Sunday, January 24, 2010

The Sunday Hop -- The Jewish Community in downtown Naples

(Alexander Popivker at Centro Chabad di Napoli)

The Sunday Hop:  The first written evidence of the eruption of Mt. Vesuvius in 79 A.D. comes from an anonymous Jewish author who told about the catastrophe one year later in a passage of the Libri Sibillini.  His verse predates Martial’s (in 88 A.D.) and Pliny the Younger's (in 106 A.D.).

The Jewish community existed in the Campania region perhaps as far back as when the Greek colonies established themselves here.  Certainly, they began to settle throughout the Mediterranean after Alexander the Great took Judaea.  Historians give the date of 70 B.C. as a time when Jews came in larger numbers to Italy as slaves after the fall of Jerusalem.  But inscriptions found during archeological excavations in the Campania region show that their communities were likely large and varied.  

The port town of Pozzuoli had a Jewish community that contributed to commercial activity as well as the manufacturing of purple, fabric, and glass.  Inscriptions have also surfaced in the towns of Nola, Bacoli, and notably Capua, where an Alfius Iuda is mentioned as having been part of the Council of Elders and a rabbi.

Our best information about the Jewish community comes from the impressively preserved archeological finds in Pompeii.  Inscriptions have been found naming Youdaikou a producer and merchant of wine who was wealthy enough to own his own slaves.  Coss Libum was a manager of one of the most important hotels in the city.  Iesus wrote graffiti along a wall comparing a gladiator to a little fish.  Most interesting is the etched word ‘cherem’, which scholars say is the first Pompeian evidence of a bilingual Hebrew-Greek (in Latin letters) inscription and also may point to the place where Jews assembled on special occasions.

Last December, I set out to find today’s Jewish Community in Naples.  I visited Alexander Popivker and his wife Sarah Nurit who live in the center of the city with their four children.  They own a kosher catering business.  Alexander was kind enough to let me interview him, so I turn over this post to his words:

How long have you lived in Naples and where are you from?

We came to Naples over five years ago.  My family emigrated from Ukraine to the United States twenty years ago.  I have also lived in Israel when I went there to reconnect with my Jewish heritage.  Sarah is from the north of Italy, Udine.

What brought you to set up the Centro Chabad di Napoli?

It is our belief that the teaching of Chabad Chassidut that we discovered is the fruit of the Tree of Life, which is the Torah.  That means that these teachings can and should be integrated worldwide, which according to our teachings will commence the messianic age.

What branch of Judaism do you practice?  Could you describe some of its fundamental aspects?

Chabad Chassidut teaches of the unity of all things in One G-d.  This is of course a common theme of Judaism, however Chassidut Chabad has a complete system of representing it on all levels from universal to personal.  This kind of world perception leads to a true love of all creations, which our movement is known for.  Being open, tolerant and always ready to help in material and spiritual, alike.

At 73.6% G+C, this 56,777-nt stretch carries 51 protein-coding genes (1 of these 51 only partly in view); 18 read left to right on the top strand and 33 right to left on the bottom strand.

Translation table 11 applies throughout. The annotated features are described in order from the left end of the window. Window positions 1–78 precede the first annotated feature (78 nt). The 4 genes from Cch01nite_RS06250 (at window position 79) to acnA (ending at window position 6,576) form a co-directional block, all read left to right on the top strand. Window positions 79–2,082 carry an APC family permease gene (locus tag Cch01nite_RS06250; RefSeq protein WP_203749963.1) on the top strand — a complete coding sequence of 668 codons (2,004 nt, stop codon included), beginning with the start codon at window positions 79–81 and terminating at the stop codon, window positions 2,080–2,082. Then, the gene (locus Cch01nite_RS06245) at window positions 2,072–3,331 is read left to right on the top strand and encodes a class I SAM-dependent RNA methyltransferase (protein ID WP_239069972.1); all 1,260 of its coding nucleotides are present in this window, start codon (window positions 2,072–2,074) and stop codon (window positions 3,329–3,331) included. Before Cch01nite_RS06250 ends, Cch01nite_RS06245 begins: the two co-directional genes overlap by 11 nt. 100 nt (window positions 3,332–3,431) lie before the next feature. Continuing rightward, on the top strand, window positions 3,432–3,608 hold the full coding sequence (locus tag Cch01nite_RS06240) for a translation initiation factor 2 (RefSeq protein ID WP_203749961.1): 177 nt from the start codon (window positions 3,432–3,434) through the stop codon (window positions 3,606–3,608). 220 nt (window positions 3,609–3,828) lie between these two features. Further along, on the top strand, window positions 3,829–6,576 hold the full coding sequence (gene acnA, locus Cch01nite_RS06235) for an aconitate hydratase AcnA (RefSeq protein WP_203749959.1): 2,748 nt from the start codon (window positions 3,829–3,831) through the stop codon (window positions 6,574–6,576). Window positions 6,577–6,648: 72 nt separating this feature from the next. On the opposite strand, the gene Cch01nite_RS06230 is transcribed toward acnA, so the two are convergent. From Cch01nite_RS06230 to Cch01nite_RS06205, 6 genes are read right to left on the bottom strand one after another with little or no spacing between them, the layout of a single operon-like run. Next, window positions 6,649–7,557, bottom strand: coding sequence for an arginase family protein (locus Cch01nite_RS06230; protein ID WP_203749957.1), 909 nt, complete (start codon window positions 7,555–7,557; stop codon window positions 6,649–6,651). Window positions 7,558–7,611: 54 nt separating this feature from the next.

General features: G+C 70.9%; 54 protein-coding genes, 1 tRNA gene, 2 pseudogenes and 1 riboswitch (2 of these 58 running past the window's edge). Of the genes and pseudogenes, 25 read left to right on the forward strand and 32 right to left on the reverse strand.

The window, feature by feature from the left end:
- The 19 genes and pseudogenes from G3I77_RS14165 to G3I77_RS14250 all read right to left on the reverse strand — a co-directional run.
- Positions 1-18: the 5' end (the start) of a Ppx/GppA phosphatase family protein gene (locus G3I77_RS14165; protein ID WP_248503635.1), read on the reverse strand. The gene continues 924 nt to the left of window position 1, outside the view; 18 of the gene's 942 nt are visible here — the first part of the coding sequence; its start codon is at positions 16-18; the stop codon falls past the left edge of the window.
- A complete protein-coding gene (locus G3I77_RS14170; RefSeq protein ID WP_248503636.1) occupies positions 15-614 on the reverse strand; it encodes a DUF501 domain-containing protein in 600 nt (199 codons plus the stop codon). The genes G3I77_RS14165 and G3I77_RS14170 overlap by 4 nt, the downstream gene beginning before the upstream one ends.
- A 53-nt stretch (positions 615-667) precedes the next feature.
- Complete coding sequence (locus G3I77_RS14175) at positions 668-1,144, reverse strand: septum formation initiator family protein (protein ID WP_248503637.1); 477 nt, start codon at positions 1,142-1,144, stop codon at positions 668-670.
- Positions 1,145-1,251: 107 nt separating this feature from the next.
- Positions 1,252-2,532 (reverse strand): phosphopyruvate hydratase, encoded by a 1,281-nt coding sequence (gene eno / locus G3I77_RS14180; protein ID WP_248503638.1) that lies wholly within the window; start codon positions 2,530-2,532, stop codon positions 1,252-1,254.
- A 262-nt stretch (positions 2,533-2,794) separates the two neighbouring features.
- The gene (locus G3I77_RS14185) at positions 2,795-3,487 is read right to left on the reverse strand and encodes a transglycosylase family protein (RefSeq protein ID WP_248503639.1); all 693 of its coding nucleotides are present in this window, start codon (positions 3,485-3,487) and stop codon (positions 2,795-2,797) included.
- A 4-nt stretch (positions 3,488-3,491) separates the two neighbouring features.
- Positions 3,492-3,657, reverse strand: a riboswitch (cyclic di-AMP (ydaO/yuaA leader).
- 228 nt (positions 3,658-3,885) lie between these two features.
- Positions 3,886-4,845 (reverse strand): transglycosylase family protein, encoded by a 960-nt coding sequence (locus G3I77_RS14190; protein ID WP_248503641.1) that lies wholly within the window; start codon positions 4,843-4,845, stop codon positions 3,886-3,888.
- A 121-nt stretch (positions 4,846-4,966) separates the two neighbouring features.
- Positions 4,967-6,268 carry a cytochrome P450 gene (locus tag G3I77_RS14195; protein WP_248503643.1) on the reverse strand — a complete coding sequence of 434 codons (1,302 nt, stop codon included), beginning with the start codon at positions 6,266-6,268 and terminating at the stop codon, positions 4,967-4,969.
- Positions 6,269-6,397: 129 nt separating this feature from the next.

How big is the Jewish community here in Naples?

Before the Spanish Inquisition the community of Naples was tremendous accounting for about 30% of the local population.  However, with the continued demise of the Roman roads to the south and the Spanish threat, local Jews either emigrated or assimilated.  It is very common to meet people who remember their Jewish ancestry, but not much else.  Presently in the whole region there may be approximately 200 Jews.

When are your services and who can participate?

There is a weekly Saturday morning prayer at the local Synagogue.  Other than that, we are happy to host guests for Shabbat & Holiday meals as well as provide lodging at our Guest House.  We assist with tourist information and keep an open home to all those that may be interested in Judaism or just interested in trying some kosher food.

Would you like us to know anything else?

There is a favorite quote of the Lubavitcher Rebbe that I would like to share, "I don't believe in ideas, I believe in ideas that change people."

You can find Alexander's website here:

Recommended Reading:  The Jews in Pompeii, Herculaneum, Stabiae and in the Cities of Campania Felix by Carlo Giordano and Isidoro Kahn

Said to be one of the most important writer's of the twentieth century, Primo Levi's Survival in Auschwitz and Reawakening describe the northern Italian author's capture by Italians during WWII, their deportation of him to the Auschwitz concentration camp, and his return home.

Also -- for a look at the best of Jewish 19th century heritage, you can visit the Villa Pignatelli along the Riviera di Chiaia, built by Ferdinand Acton in 1826 and bought in 1841 by the financier Carl Mayer von Rothschild.  The gardens outside as well as the museum provide quiet reprieve from the frenetic pace of Naples city life.

And with that, I bid everyone -- Shalom!


Dim Sum, Bagels, and Crawfish said...

I had no idea the Jewish population was that large in the Naples area prior to the Inquisition. Thank you for a very interesting interview!

Barbara said...

Thanks for writing.

It's my understanding that Jewish communities flourished here from ancient times to the Inquisition. But scholarship tends to be slim, so this is a wide open field of potential study.